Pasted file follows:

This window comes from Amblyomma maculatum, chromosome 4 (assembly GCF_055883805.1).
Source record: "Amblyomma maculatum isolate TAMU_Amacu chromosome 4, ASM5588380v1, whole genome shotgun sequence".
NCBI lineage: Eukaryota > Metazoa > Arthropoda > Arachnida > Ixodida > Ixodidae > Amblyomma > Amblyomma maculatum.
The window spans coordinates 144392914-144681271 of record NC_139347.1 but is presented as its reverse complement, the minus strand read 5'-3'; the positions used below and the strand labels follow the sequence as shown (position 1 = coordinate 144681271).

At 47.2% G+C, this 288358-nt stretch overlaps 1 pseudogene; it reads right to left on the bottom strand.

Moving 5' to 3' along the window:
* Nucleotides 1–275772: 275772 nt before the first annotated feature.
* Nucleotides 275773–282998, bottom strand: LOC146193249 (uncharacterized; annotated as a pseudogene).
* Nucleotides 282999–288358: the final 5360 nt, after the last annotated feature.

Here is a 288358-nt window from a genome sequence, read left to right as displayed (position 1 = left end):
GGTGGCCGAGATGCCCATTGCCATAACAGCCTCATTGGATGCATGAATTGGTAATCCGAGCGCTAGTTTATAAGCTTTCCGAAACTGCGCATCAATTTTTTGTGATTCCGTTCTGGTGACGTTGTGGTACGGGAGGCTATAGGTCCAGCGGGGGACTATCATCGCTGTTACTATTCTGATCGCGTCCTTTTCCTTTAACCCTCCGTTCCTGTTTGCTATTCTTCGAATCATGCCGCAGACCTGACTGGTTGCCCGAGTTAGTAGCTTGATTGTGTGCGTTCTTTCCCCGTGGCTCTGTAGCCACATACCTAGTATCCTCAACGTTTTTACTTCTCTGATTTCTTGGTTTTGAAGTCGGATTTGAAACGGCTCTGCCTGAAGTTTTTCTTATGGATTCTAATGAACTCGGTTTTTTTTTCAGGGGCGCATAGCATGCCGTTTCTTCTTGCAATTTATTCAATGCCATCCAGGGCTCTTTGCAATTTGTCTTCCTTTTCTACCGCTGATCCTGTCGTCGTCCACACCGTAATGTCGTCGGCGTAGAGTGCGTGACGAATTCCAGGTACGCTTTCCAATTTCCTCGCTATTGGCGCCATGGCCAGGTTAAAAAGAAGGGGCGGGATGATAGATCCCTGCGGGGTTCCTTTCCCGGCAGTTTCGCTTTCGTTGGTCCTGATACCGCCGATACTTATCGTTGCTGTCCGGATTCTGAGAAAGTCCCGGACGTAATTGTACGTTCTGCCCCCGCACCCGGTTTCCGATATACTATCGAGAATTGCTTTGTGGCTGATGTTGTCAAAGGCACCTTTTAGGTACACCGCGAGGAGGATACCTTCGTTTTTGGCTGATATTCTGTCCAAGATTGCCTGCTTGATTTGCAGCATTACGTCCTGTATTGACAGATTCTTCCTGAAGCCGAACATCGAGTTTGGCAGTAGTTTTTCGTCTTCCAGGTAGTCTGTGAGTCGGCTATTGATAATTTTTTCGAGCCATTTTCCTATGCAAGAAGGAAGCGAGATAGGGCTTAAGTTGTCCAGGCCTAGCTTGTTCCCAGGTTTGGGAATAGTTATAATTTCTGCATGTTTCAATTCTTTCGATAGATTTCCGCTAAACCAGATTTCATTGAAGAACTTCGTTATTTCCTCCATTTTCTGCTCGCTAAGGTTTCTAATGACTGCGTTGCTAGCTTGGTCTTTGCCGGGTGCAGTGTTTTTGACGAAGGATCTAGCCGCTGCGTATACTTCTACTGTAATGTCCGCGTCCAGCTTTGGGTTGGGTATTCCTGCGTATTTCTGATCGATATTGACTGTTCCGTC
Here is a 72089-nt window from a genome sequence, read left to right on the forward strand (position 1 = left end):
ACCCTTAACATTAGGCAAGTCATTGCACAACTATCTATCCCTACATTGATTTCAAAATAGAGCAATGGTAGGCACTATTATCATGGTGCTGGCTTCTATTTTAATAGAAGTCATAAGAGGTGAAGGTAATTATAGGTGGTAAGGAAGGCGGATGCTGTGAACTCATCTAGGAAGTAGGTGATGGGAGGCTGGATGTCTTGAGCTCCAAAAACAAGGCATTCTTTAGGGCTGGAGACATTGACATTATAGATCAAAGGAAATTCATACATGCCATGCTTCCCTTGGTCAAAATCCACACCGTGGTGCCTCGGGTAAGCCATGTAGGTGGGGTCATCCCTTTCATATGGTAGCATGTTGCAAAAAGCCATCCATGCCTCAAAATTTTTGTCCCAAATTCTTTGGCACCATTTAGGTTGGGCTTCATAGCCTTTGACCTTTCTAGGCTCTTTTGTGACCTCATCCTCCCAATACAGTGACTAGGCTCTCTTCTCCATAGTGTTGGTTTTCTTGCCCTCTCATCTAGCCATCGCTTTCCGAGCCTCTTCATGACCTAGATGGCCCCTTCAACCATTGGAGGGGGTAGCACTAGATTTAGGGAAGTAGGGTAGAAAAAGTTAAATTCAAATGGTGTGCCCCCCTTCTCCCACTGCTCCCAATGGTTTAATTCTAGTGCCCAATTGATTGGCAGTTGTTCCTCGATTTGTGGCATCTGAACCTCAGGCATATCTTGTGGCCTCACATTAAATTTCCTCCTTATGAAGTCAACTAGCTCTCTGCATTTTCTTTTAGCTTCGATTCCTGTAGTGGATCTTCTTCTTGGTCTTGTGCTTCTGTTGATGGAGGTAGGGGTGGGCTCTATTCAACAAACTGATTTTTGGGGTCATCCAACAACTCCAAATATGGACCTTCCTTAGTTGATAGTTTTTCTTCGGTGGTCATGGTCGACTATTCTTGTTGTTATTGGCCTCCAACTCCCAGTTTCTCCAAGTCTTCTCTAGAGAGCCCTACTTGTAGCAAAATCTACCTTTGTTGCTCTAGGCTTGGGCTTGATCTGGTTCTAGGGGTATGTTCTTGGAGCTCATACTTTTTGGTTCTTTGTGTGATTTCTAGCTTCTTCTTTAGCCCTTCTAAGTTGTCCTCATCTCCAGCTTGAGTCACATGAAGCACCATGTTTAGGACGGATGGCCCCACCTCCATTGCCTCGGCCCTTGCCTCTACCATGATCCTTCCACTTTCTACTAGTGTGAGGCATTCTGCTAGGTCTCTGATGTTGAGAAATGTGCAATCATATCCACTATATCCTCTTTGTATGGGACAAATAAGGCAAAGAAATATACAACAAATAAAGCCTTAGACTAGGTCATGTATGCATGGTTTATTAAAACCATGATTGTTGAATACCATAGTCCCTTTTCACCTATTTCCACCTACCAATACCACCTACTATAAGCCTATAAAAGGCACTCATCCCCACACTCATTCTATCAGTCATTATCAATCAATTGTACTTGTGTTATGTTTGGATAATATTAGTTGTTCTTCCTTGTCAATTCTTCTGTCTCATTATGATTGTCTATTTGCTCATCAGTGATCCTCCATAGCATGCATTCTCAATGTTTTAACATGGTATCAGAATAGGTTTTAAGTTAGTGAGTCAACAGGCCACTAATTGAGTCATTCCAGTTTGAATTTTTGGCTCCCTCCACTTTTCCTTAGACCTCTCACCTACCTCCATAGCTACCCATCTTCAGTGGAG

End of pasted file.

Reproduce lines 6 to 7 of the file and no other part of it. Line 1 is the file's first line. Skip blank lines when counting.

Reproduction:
Moving 5' to 3' along the window:
* Nucleotides 1–275772: 275772 nt before the first annotated feature.